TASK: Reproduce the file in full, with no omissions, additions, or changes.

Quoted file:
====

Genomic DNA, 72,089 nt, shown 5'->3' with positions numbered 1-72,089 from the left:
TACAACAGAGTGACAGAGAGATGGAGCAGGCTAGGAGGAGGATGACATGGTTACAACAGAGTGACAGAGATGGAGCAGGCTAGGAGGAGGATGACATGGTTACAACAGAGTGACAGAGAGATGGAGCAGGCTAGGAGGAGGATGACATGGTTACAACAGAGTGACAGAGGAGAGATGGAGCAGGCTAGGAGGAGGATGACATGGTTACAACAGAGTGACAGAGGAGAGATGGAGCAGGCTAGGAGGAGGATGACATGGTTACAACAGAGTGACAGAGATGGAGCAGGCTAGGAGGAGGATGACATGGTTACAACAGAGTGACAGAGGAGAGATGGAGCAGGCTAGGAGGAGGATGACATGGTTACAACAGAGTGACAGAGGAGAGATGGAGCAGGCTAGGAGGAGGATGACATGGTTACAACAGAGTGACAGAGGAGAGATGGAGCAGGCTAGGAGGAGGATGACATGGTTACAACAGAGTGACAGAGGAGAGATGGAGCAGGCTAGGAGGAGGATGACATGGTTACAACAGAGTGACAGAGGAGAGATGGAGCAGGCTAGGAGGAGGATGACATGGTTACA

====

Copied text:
Genomic DNA, 72,089 nt, shown 5'->3' with positions numbered 1-72,089 from the left:
TACAACAGAGTGACAGAGAGATGGAGCAGGCTAGGAGGAGGATGACATGGTTACAACAGAGTGACAGAGATGGAGCAGGCTAGGAGGAGGATGACATGGTTACAACAGAGTGACAGAGAGATGGAGCAGGCTAGGAGGAGGATGACATGGTTACAACAGAGTGACAGAGGAGAGATGGAGCAGGCTAGGAGGAGGATGACATGGTTACAACAGAGTGACAGAGGAGAGATGGAGCAGGCTAGGAGGAGGATGACATGGTTACAACAGAGTGACAGAGATGGAGCAGGCTAGGAGGAGGATGACATGGTTACAACAGAGTGACAGAGGAGAGATGGAGCAGGCTAGGAGGAGGATGACATGGTTACAACAGAGTGACAGAGGAGAGATGGAGCAGGCTAGGAGGAGGATGACATGGTTACAACAGAGTGACAGAGGAGAGATGGAGCAGGCTAGGAGGAGGATGACATGGTTACAACAGAGTGACAGAGGAGAGATGGAGCAGGCTAGGAGGAGGATGACATGGTTACAACAGAGTGACAGAGGAGAGATGGAGCAGGCTAGGAGGAGGATGACATGGTTACA